Posted by: drdata921 | May 5, 2013

Will the Promises Be Kept – Medicare

In the last post, I discussed the implications of the proposed shift to the “Chained CPI” that would reduce the annual inflation adjustment for Social Security. These proposals were made in the recent Federal budget submitted to congress by the Obama administration. The upshot of that post was that although the changes appear to be minor, over time they could be substantial and cause financial distress for retirees.

In this post I will discuss some of the more visible proposals for Medicare. The proposals in President Obama’s budget would reduce Medicare spending by about $371 billion over 10 years.

To begin with the positive, President Obama proposes to eliminate the prescription drug coverage “donut hole” by 2015. Currently, after the government has paid $2970 in prescription drug benefits, payments end. There are some subsidies that kick in after that point, but they offer only a small partial discount for covered generics. After the recipient has out-of-pocket expenses of $4750 for prescription drugs, they enter “catastrophic coverage” which begins payments again. The donut hole will end altogether in 2015 under the budget proposal. This could be very helpful for the majority of seniors.

Also, the 2% cuts for medical providers that kicked in as part of the “sequestration” process will be reversed. However, cuts for hospitals and some other providers will occur and drug companies will be required to provide greater rebates than they offer now. This could be meaningful for recipients as this potentially could increase the number of physicians who do not take Medicare patients. This could also affect the willingness of hospitals to admit Medicare patients – particularly private hospitals.

On the clearly negative side, there are additional premiums, surcharges, and expenses to shift costs to recipients:

• Beginning for Medicare recipients entering the program in 2017, deductibles for Medicare Part B will increase by $25 until they have increased by a total of $75 in 2021. Part B is that part of Medicare that handles routine doctor’s visits and the like. It is the part where you pay monthly premiums.

• Recipients who buy Medigap coverage that has low cost-sharing requirements will be required to pay a 15% surcharge on top of the cost of their policy which will go to the government. Medigap coverage is the supplemental insurance that protects you from the part of medical expenses not covered by Medicare. The government believes that if insurance is covering the expenses, this encourages excessive use of medical services and the surcharge is designed to discourage that. The government logic may or may not be right, but it does create additional expenses for retirees – however you decide to go.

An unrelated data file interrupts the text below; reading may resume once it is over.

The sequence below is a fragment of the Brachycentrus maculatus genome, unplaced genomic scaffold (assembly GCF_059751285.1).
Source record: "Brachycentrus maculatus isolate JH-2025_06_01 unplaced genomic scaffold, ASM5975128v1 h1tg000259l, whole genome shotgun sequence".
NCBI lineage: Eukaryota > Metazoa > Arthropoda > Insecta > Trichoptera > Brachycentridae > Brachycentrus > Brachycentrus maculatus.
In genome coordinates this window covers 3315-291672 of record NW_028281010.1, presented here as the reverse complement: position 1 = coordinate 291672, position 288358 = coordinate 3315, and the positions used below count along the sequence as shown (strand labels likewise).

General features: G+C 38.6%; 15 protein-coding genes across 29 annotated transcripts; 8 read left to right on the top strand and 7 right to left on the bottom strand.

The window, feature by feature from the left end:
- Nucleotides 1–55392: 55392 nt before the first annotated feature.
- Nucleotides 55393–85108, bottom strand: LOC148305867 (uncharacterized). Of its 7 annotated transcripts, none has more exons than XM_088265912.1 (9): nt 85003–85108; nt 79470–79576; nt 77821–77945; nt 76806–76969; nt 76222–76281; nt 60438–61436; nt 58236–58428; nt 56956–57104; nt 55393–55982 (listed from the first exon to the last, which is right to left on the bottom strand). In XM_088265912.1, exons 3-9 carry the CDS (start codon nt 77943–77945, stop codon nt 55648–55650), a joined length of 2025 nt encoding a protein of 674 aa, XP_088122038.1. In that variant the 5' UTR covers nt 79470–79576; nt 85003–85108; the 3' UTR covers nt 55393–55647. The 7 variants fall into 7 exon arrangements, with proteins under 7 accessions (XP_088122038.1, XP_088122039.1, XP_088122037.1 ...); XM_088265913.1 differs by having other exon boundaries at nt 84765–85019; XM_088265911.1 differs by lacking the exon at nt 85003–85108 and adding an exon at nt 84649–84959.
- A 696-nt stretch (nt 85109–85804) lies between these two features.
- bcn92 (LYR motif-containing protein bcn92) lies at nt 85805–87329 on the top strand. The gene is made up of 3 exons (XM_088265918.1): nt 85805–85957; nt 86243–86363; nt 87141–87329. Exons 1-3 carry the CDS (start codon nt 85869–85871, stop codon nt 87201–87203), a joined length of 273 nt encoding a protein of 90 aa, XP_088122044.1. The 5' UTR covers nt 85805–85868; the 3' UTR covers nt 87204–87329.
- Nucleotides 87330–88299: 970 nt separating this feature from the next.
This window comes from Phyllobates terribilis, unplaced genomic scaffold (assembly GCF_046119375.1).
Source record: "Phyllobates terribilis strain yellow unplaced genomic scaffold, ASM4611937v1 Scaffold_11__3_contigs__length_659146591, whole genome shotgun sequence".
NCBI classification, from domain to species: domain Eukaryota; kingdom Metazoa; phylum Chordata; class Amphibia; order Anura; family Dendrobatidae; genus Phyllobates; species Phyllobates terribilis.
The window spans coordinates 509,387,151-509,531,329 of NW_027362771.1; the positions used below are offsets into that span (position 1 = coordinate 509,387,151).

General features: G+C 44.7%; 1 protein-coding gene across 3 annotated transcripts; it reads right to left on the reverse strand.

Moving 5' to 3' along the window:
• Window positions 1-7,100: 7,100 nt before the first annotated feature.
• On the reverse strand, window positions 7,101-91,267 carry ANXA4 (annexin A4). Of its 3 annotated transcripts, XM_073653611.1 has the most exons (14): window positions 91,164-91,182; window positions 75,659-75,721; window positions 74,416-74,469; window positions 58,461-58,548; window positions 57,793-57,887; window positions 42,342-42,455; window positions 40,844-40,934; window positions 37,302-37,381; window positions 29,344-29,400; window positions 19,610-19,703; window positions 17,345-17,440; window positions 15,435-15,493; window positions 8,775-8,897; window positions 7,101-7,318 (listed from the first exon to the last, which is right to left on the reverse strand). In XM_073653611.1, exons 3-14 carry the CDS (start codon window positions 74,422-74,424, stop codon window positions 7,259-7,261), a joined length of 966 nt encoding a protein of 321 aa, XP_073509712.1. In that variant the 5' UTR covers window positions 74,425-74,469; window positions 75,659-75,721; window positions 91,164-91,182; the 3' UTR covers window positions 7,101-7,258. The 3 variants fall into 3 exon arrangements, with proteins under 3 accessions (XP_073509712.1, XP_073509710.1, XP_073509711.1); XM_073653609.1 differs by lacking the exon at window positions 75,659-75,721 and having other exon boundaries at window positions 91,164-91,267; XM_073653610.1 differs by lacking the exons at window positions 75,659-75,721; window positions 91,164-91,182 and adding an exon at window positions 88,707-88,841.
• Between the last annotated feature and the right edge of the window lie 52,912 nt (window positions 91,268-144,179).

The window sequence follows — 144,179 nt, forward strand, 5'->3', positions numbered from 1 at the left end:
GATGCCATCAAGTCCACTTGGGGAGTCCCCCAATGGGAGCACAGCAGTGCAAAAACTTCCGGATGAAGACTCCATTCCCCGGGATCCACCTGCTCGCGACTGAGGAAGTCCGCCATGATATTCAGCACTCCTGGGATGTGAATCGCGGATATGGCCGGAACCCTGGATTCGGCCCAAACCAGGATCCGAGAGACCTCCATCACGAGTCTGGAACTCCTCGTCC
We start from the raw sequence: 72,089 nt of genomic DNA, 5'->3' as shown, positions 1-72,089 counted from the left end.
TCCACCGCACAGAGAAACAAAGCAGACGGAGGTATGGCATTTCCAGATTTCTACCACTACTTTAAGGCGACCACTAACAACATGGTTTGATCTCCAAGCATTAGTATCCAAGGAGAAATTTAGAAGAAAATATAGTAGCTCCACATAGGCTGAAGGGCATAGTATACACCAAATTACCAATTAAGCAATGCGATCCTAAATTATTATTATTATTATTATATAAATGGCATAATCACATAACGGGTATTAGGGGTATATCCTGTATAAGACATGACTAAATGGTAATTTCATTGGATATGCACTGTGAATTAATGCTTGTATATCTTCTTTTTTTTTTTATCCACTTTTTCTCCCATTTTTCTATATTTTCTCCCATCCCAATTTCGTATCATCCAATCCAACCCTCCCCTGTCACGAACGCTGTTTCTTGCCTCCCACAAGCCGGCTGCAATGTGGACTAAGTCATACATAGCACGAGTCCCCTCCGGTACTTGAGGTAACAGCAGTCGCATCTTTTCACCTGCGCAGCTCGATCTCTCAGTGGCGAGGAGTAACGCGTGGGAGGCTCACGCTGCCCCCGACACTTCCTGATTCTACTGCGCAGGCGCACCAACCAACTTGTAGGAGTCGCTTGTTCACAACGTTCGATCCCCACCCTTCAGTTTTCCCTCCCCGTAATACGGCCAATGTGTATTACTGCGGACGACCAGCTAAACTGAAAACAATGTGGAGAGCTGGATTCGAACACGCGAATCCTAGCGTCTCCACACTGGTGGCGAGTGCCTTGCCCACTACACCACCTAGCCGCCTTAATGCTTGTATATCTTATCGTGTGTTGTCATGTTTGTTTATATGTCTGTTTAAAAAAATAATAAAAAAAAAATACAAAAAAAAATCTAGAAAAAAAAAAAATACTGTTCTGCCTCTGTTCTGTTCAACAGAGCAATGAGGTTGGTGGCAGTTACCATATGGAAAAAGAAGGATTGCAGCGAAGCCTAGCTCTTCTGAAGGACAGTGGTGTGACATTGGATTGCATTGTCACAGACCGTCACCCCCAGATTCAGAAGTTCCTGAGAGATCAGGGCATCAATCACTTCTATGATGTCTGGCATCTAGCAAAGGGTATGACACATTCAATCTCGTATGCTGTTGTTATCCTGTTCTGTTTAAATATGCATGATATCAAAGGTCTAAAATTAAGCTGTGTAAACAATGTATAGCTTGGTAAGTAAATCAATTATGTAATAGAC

• The requirement for greater Medicare premiums by “wealthy” retirees is proposed. This would affect singles in 2017 earning more than $85,000 annually or couples earning more than $170,000. While much of this is in place currently, this budget would increase these premiums floors. However, here is the catch: These amounts would not be adjusted annually for inflation until 25% of recipients fall into the limits above. If you fall at the low end of these incomes, your premiums, which cover 25% of the insurance costs now would be increased to cover 40%. At the high end, you could be required to cover as much as 90% of the insurance costs. The larger concern for most retirees should be the lack of an inflation adjustment because it will affect more and more retirees over time. This seems like nothing less than a backdoor attempt to raise Medicare premiums!

To put this in perspective, the Kaiser Family Foundations estimates that if these income criteria were imposed in 2012, the cap for singles would be about $47,000 and about $94,000 for couples. This is hardly what I would define as “wealthy.” I guess that the government defines “wealthy” as anyone who is not direly poor!

So, while there are some good things coming out of the budget, this could be a net cost increase for many if not most seniors. Pair this with reduced benefit adjustments coming from Social Security and you have identified the crux of the problem for retirees.

However, what is most concerning about both the proposed Medicare and Social Security changes is that this is Obama’s opening offer. Anyone who knows anything about negotiation strategies knows that you never open the negotiation with your best offer. So, the final outcome for seniors could be much nastier. The Republicans would clearly like to gut or at least significantly scale back these programs. If the Democrats don’t try to hold the line, who will be the advocates for seniors?

The political perspective is that during the recent election, both political parties said, and I quote: “If you are 55 years old or older or in retirement, you will not see a change.” What happened to that promise? Sounds like election year rhetoric to me! Sounds like we were fed a lie in an attempt to win our votes!

A much more detailed discussion of these changes can be found at:

Because of the importance of these issues, please pass on this blog post to others who are in or approaching retirement. If we don’t act to preserve our benefits, the going could get very rough in retirement as adjustments to benefits are scaled back and costs are shifted to retirees.


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